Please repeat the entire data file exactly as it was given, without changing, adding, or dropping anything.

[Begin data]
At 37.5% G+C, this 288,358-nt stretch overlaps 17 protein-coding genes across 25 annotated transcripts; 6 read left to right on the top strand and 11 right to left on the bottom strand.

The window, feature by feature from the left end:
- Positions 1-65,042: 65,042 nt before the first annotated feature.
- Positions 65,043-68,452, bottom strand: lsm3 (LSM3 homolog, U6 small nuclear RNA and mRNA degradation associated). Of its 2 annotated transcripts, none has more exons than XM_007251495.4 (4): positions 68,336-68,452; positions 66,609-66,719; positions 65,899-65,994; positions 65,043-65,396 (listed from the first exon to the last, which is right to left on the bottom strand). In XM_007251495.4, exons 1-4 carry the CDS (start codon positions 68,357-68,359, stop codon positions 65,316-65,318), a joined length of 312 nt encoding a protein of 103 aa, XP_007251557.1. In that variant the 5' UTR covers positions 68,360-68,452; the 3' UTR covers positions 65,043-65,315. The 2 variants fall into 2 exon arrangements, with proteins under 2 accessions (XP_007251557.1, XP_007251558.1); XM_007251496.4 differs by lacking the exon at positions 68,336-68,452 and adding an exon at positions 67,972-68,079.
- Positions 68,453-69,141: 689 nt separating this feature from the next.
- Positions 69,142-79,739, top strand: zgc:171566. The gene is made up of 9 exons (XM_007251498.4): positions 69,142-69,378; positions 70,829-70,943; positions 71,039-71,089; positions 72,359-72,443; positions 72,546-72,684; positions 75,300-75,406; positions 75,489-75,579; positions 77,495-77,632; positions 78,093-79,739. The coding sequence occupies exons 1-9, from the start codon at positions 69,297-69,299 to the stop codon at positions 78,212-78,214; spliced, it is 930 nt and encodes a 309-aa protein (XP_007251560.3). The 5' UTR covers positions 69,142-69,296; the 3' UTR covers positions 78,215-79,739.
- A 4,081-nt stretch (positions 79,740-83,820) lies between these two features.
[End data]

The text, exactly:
At 37.5% G+C, this 288,358-nt stretch overlaps 17 protein-coding genes across 25 annotated transcripts; 6 read left to right on the top strand and 11 right to left on the bottom strand.

The window, feature by feature from the left end:
- Positions 1-65,042: 65,042 nt before the first annotated feature.
- Positions 65,043-68,452, bottom strand: lsm3 (LSM3 homolog, U6 small nuclear RNA and mRNA degradation associated). Of its 2 annotated transcripts, none has more exons than XM_007251495.4 (4): positions 68,336-68,452; positions 66,609-66,719; positions 65,899-65,994; positions 65,043-65,396 (listed from the first exon to the last, which is right to left on the bottom strand). In XM_007251495.4, exons 1-4 carry the CDS (start codon positions 68,357-68,359, stop codon positions 65,316-65,318), a joined length of 312 nt encoding a protein of 103 aa, XP_007251557.1. In that variant the 5' UTR covers positions 68,360-68,452; the 3' UTR covers positions 65,043-65,315. The 2 variants fall into 2 exon arrangements, with proteins under 2 accessions (XP_007251557.1, XP_007251558.1); XM_007251496.4 differs by lacking the exon at positions 68,336-68,452 and adding an exon at positions 67,972-68,079.
- Positions 68,453-69,141: 689 nt separating this feature from the next.
- Positions 69,142-79,739, top strand: zgc:171566. The gene is made up of 9 exons (XM_007251498.4): positions 69,142-69,378; positions 70,829-70,943; positions 71,039-71,089; positions 72,359-72,443; positions 72,546-72,684; positions 75,300-75,406; positions 75,489-75,579; positions 77,495-77,632; positions 78,093-79,739. The coding sequence occupies exons 1-9, from the start codon at positions 69,297-69,299 to the stop codon at positions 78,212-78,214; spliced, it is 930 nt and encodes a 309-aa protein (XP_007251560.3). The 5' UTR covers positions 69,142-69,296; the 3' UTR covers positions 78,215-79,739.
- A 4,081-nt stretch (positions 79,740-83,820) lies between these two features.